The threats we face in and through cyberspace have grown in intensity, complexity and severity in recent years. Cyber attacks against the UK are conducted by an expanding range of state actors, criminal groups (sometimes acting at the direction of states or with their implicit approval) and activists for the purpose of espionage, commercial gain, sabotage and disinformation. Such attacks cause significant financial loss, intellectual property theft, psychological distress, disruption to services and assets and risks to our critical national infrastructure, democratic institutions and media. They can also damage investor and consumer confidence and amplify existing inequalities and harms. During the COVID-19 pandemic the shadow pandemic of gender-based violence was compounded by online attacks. Ransomware attacks continue to become more sophisticated and damaging. While the overall level of cyber threat from hostile actors during the COVID-19 pandemic has remained constant, they have exploited it as an opportunity and shifted their cyber operations to steal vaccine and medical research, and to undermine other nations already hampered by the crisis. The growing dependence on digital technologies for remote working and online transactions has also increased exposure to risks. Alongside this, digital divides have also created uneven access to online services and exposed people to online abuse and harms due to limited digital literacy and awareness of the cyber security measures we can all take to stay secure online.[footnote 12]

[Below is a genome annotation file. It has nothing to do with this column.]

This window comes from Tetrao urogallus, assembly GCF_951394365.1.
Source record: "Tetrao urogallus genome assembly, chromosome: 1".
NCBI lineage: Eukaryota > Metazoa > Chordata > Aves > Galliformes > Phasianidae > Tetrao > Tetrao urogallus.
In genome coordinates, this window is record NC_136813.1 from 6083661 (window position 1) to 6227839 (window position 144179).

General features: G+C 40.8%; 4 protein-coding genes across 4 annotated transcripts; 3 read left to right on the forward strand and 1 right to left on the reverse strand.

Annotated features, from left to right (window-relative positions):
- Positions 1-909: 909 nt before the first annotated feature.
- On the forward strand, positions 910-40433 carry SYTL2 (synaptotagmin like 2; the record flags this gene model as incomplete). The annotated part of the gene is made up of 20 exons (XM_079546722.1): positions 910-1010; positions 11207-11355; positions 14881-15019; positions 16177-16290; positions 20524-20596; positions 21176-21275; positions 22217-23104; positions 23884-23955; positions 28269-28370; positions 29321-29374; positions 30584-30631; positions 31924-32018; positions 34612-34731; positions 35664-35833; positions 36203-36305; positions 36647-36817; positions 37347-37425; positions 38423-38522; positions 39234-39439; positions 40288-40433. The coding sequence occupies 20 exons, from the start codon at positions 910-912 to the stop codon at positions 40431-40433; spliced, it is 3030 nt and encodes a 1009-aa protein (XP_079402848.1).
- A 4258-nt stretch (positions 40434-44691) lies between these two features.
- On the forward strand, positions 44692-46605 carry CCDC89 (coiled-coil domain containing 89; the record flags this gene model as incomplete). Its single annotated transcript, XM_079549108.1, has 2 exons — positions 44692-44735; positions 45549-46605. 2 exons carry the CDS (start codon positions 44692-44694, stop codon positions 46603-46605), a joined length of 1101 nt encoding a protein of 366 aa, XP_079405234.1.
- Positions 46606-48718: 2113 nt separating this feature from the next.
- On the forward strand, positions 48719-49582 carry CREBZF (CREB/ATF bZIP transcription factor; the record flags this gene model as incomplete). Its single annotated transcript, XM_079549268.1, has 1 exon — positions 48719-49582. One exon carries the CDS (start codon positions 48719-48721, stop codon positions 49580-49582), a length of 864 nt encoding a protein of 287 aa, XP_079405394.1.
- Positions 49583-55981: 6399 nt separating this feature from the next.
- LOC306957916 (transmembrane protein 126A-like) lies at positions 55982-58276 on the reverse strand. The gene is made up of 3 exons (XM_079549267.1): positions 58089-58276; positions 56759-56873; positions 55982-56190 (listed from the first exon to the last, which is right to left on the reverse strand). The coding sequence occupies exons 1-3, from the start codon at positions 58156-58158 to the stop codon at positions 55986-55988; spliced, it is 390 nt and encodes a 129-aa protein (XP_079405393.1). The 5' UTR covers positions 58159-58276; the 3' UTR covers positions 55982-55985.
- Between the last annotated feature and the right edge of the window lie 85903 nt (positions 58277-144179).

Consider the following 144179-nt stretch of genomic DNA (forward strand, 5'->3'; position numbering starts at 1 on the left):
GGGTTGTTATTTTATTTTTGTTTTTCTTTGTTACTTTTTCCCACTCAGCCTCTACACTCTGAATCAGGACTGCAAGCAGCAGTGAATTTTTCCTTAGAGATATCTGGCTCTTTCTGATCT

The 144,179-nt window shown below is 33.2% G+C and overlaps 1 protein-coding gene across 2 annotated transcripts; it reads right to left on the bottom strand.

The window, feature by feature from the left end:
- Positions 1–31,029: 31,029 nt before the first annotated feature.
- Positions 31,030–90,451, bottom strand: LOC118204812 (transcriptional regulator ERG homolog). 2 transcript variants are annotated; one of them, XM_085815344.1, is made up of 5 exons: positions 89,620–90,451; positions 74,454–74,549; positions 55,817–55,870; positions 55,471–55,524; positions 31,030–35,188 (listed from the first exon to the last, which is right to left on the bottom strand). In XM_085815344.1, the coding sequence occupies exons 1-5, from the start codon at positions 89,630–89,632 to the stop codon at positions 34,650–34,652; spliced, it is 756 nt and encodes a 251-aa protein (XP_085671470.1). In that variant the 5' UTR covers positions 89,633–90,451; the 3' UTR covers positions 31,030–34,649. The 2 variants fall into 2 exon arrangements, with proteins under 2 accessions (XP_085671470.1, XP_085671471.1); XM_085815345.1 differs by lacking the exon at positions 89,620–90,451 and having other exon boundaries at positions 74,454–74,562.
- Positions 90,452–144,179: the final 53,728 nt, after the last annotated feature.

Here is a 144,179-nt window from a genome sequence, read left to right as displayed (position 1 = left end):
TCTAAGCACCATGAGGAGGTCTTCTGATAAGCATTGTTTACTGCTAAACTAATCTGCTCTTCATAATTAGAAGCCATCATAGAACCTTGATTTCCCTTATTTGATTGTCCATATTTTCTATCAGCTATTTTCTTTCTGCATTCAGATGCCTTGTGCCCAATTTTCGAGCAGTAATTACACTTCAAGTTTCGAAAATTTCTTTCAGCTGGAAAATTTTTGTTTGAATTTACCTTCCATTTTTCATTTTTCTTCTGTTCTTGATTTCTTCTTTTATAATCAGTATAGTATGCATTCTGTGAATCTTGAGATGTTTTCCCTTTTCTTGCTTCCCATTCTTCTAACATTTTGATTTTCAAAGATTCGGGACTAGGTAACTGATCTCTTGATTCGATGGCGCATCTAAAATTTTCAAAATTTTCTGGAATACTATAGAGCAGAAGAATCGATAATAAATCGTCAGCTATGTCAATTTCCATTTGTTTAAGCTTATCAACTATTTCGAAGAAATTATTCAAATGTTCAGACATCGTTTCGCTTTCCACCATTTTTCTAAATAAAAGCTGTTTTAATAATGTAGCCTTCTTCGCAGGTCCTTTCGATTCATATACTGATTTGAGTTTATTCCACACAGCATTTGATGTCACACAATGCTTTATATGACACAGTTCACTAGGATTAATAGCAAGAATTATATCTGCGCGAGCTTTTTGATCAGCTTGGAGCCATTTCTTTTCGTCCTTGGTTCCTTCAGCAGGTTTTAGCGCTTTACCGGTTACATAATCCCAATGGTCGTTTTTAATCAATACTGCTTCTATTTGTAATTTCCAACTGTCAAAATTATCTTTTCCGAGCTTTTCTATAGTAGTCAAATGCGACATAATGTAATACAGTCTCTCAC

The UK government is uniquely positioned to bring together the intelligence necessary to understand the most sophisticated threats, make and enforce the law, set national standards, and counter threats from hostile actors including conducting offensive cyber operations. Through this strategy we will invest in strengthening our national cyber capabilities. Government departments and public sector bodies are also responsible for protecting their own networks and systems. As the holder of significant data and a provider of services, the government takes stringent measures to provide safeguards for its information assets. Lastly, the government also has an important responsibility to advise and inform citizens, businesses and organisations what they need to do to protect themselves online. Where necessary this includes setting the standards we expect key companies and organisations to meet in order to protect all of us.
The nature of the threat we face is complex. We are concerned about threats in cyberspace (for example to our online activities), threats to the UK and partners through cyberspace (for example to networked UK critical national infrastructure), and threats to the functioning of underpinning international cyber infrastructure. All of these threats can impact the availability of services that people rely on, or the confidentiality or integrity of data and information that passes through those systems. The foundations of our approach to countering the threat are in promoting cyber resilience as outlined earlier in this document. This chapter focuses on how we will raise the costs and risks of attacking the UK in cyberspace and ensure we achieve our full potential as a cyber power.